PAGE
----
Fuel economy falls to Audi with the trip computer revealing I had averaged 13 litres per 100km, compared with the X5's 16 litres/100km. If economy and running cost is an issue, both vehicles offer turbo diesel engine options.
Massive, all-weather grip from the combination of sophisticated four-wheel-drive systems and very large dimension tyres makes up for much of the compromised chassis balance that results from a high centre of gravity. The BMW has the more informative steering.
When it comes to twisty Kiwi rural roads, the Allroad feels like a slightly compromised estate wagon, with a stiff ride over corrugations and level changes. The X5 is sensationally agile for a 2170kg heavyweight and the ride feels more compliant as well, even when rolling over the road surface on the optional 19in wheels fitted to BMW's test car.
The Audi rides on 17in five-spoke alloys, with special Pirelli P6 Allroad 225/55 R17 radials that have a more aggressive tread pattern than the Bridgestone Turanzas on the X5 and are a little noisier on coarse chip surfaces.
So which of these Germans offers the best solution to the luxury 4x4 question?
In both vehicles, there's no question mark over the plush luxury, comfort and effortless performance expected of a German prestige car. The same goes for active and passive safety.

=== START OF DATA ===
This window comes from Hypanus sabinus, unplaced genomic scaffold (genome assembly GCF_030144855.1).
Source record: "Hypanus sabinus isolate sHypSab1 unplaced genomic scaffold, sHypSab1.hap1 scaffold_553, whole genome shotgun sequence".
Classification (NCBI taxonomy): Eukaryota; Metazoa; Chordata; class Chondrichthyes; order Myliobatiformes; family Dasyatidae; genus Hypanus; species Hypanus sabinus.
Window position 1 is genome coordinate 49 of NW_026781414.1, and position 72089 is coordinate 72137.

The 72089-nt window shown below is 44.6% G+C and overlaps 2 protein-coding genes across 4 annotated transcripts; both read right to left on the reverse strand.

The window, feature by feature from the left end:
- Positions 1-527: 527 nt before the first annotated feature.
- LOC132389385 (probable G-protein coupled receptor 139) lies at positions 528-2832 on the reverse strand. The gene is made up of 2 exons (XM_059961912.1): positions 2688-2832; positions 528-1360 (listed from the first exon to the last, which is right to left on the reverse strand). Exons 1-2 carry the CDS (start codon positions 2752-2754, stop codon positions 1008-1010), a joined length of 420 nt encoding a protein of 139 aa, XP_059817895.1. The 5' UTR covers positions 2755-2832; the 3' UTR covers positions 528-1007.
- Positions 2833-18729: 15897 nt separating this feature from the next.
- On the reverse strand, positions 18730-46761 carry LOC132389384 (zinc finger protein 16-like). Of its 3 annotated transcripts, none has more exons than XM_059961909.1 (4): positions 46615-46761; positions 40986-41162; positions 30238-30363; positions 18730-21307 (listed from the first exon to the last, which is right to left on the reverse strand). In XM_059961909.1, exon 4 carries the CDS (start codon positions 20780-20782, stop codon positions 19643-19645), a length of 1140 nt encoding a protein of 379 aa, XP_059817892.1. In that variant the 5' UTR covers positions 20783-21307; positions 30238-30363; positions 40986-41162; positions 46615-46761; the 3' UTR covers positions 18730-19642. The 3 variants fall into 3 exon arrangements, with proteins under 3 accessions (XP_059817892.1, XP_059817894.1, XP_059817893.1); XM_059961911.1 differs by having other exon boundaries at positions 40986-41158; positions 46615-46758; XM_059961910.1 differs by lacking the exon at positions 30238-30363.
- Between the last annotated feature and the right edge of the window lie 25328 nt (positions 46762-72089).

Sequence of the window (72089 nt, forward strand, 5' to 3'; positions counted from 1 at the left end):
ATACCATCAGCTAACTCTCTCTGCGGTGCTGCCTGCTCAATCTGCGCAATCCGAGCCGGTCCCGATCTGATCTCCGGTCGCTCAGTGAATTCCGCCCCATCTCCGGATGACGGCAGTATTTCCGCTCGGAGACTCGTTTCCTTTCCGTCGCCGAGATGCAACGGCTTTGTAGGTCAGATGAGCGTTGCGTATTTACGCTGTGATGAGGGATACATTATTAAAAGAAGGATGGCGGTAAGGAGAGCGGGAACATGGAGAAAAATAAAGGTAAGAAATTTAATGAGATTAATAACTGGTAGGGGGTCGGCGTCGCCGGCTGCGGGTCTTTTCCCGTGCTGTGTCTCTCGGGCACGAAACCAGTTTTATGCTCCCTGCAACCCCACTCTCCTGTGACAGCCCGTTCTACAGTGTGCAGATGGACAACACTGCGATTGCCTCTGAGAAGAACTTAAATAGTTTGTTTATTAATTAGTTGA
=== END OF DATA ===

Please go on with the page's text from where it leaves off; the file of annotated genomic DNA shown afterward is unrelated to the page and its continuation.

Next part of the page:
Add family station-wagon practicality, moderate to semi-serious off-road ability, useful towing capability and styling that looks as appropriate covered in mud on a forest trail as it does valet-parked outside the city's best hotel, and the packages are pretty complete.
For me, the deciding factor is revealed when the Allroad feels like a compromised car, most obviously in its ride quality. The X5, by contrast, feels much more like a car than it should. I was impressed by the agile responses from something riding high and weighing more than two-tonnes. And the effortless urgency of the Bavarian V8 tips the balance in BMW's favour.
AutoPoint road test team Words and photographs, CM